Engaging through comments 

The comment sections connected to news stories often resemble a poorly thrown party. Imagine you decide to have people over. You stock the bar, put on some music and throw open the door. And then you … leave. You hope (assume?) people will be on their best behavior, and you expect to come home to a house that’s still in order.

Ridiculous, right? We count on an event’s host to connect people, to gently redirect someone who gets a bit unruly and to call someone a cab and send them home if necessary. Everyone appreciates a host who values guest experiences. This is true in online comments as well. Journalists can and should play host — validating good behavior (hitting “like” on a user’s comment is so quick and simple), contributing to conversations, reprimanding people who are ruining the vibe and offering additional details about the topic being discussed.

Comments also represent a rich opportunity for journalists to tell the story of their work, get on the record about their integrity and answer questions about their ethics and process.


Comments are a rich opportunity for you to tell the story of your work, get on the record about your integrity and answer questions about your ethics and process.


This Trust Kit helps you:

  • Understand how engaging with comments can build trust
  • Craft language to use in responses to common concerns or complaints
  • Make your comment engagement more efficient over time



Feeling overwhelmed by the idea of responding to comments? Use these strategies to help make moderating comments efficient and sustainable in your newsroom.

Click or tap the blue boxes to expand each section.


Plan your staff’s time and priorities to include comments

If people are talking to you, don’t ignore them — and don’t treat the task of interacting as something extra or optional. Comments serve as a powerful feedback loop for the newsrooms and can both contribute to editorial decision-making and play a customer service role. More: Check out our Trust Kit on how to gather audience input. 

Try not to make moderating comments the job of one social producer. Share the duty — but keep in mind that not everyone may be prepared or ready to take it on. Don’t put the staffers who tend toward crankiness and defensiveness in charge of your brand’s response. You want people who actually like other people to moderate comments. 

Chose high-profile opportunities

We know time is tight, so pick some high-profile stories to moderate comments on, where interest and attention will be above average.

Read comments, and show you're reading

Start by clicking “like” on productive comments and looking for chances to thank people for their feedback. That takes very little time.

Consider who’s reading (hint: it’s more than who’s writing)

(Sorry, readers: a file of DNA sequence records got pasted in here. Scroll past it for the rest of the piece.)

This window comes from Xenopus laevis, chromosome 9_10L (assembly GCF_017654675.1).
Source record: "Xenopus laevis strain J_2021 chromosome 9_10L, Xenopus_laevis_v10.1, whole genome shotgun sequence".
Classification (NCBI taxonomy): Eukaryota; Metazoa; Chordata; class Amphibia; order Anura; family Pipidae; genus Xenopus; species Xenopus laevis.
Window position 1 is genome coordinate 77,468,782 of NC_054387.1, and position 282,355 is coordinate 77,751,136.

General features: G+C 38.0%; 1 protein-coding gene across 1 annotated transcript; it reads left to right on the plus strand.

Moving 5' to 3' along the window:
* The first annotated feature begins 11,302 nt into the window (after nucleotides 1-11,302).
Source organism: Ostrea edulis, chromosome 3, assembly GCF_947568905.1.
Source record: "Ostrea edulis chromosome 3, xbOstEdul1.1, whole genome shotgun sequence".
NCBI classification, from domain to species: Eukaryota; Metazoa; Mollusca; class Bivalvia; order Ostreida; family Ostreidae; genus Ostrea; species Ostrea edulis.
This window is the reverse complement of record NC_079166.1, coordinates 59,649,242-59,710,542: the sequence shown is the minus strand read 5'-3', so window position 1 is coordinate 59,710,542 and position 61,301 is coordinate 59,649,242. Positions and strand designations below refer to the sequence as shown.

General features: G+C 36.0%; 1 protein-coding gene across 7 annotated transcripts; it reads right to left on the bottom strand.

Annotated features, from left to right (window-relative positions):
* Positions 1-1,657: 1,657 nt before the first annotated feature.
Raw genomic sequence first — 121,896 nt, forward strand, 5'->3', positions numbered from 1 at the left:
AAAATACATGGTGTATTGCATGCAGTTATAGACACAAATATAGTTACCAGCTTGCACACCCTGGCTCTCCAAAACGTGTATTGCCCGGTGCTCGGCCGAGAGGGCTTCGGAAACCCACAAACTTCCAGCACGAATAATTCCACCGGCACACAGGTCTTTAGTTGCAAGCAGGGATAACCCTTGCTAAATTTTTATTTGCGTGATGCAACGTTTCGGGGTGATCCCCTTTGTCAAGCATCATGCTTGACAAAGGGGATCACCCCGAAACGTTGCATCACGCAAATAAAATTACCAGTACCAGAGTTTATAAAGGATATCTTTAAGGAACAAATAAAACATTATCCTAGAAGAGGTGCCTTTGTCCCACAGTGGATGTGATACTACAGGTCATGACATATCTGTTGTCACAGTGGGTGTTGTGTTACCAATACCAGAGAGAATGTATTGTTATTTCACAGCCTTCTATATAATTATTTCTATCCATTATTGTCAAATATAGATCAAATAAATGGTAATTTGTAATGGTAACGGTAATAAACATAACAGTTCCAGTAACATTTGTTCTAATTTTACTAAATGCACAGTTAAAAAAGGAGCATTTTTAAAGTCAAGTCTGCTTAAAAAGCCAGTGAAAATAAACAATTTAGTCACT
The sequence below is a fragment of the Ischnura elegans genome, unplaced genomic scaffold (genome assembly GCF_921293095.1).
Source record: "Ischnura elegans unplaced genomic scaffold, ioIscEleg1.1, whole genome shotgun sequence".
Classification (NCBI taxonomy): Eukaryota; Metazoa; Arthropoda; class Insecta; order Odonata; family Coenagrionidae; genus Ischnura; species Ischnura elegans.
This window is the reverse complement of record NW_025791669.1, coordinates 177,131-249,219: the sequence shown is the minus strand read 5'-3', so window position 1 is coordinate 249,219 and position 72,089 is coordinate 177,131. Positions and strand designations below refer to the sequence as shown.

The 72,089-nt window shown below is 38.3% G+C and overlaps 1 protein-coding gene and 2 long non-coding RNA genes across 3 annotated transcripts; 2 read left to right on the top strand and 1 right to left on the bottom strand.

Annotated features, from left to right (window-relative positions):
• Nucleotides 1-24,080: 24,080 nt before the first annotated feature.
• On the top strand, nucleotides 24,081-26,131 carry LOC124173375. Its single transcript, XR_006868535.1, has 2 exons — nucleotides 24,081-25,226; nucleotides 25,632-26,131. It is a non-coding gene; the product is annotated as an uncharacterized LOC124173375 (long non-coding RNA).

Remember that when you post, you’re responding not just to the person who left a comment, question or complaint but to everyone else who is also reading the thread. If you decline to engage, you are ceding the conversation to the commenters. Do you want people to scroll past an accusation about your work and not find an accompanying rebuttal? Don’t let your detractors have open season on your credibility. And don’t let earnest, curious community members go unanswered when they inquire about your ethics and processes.

Have a comment policy

Write a policy that can apply anywhere you’re hosting a conversation. Be clear about what behavior you will allow and what you want to encourage. (If you need help writing one, the folks at Coral have a fantastic guide, with examples.)

Consider whether you can commit to deleting misinformation from comments, then let people know you’re doing it. Consider whether you want to allow commenters to speculate about the personal lives of people in stories, or air private grievances in your conversation space. If not, say so. But be sure to only promise moderation that you can follow through on. To set expectations, post your code of conduct or community guidelines on your website and pin the guidelines to social profiles and groups.

Invoke the comment policy when moderating, and explain yourself

Use that policy! Delete comments! Warn or ban people who blatantly break the rules! Doing so rewards people who follow the rules and is a sign of respect toward your commenting community.

When people break the rules, use the situation as an opportunity to remind people of your guidelines by reposting or linking to them. You could say something like:

“We know you value civility, and we do too. That’s why our comment policy sets some ground rules (include a link). We’ve banned a few commenters who were making personal attacks, and we’ll continue to keep an eye on things. Thanks to everyone who’s contributing to productive and respectful conversations.”

Look for chances to ask follow-up questions

Some commenters will be sharing their experiences or interests or curiosities. That’s a fantastic way that conversation can be an extension of the journalism. Things like “what else do you want to know about this” or “have you seen this in your neighborhood” can lead to story ideas and sources, and they can turn the comments into a productive form of journalism. 

Educate people about your journalism

Because of their informal format, comments can be a great place to drop information and links about how you do your job. Look for chances to answer questions about the reporting and the coverage decisions. Remind people of your mission, your ethics, how you decide what to cover, who’s on your staff …. anything that feels relevant.